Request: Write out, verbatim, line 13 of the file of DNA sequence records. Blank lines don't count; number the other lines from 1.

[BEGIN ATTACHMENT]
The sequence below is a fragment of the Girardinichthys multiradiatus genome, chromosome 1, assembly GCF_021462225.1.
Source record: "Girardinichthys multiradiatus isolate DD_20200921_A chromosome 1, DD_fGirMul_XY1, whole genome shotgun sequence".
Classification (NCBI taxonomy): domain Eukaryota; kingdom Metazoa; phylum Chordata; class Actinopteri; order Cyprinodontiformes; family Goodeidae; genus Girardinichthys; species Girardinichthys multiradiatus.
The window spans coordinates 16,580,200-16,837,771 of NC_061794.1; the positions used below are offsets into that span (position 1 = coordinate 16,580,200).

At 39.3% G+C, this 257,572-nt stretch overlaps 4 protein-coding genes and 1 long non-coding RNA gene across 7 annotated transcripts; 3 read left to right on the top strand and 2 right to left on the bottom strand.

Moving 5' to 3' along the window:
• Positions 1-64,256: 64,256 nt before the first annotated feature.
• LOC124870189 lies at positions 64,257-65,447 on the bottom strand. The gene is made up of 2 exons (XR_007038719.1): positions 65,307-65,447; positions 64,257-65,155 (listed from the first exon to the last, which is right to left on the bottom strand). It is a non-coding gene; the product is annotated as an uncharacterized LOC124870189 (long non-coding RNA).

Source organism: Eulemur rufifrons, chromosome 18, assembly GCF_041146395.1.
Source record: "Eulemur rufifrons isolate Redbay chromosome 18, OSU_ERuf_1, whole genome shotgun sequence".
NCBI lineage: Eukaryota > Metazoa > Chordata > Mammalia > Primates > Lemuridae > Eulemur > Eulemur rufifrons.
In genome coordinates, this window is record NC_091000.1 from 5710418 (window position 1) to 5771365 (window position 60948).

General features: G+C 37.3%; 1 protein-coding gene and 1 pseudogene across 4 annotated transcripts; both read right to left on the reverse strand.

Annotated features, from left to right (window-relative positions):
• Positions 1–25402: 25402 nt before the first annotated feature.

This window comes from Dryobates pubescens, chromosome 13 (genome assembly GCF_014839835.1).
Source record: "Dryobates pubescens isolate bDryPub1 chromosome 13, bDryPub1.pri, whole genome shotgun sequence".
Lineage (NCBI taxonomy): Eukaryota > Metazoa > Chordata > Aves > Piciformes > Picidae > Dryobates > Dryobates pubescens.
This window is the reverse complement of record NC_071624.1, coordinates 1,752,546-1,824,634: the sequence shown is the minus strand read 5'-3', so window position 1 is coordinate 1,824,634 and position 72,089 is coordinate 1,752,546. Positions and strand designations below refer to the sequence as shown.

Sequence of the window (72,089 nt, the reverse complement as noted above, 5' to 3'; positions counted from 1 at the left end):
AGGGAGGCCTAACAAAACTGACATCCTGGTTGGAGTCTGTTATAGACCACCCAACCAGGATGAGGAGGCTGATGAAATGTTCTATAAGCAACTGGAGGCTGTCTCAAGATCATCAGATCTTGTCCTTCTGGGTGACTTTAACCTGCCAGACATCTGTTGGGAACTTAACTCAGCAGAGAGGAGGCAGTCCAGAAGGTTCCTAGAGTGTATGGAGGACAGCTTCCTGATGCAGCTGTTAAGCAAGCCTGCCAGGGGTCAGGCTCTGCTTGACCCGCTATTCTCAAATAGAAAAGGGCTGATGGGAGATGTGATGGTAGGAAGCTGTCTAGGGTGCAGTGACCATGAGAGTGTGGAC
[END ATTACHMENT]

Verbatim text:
General features: G+C 37.3%; 1 protein-coding gene and 1 pseudogene across 4 annotated transcripts; both read right to left on the reverse strand.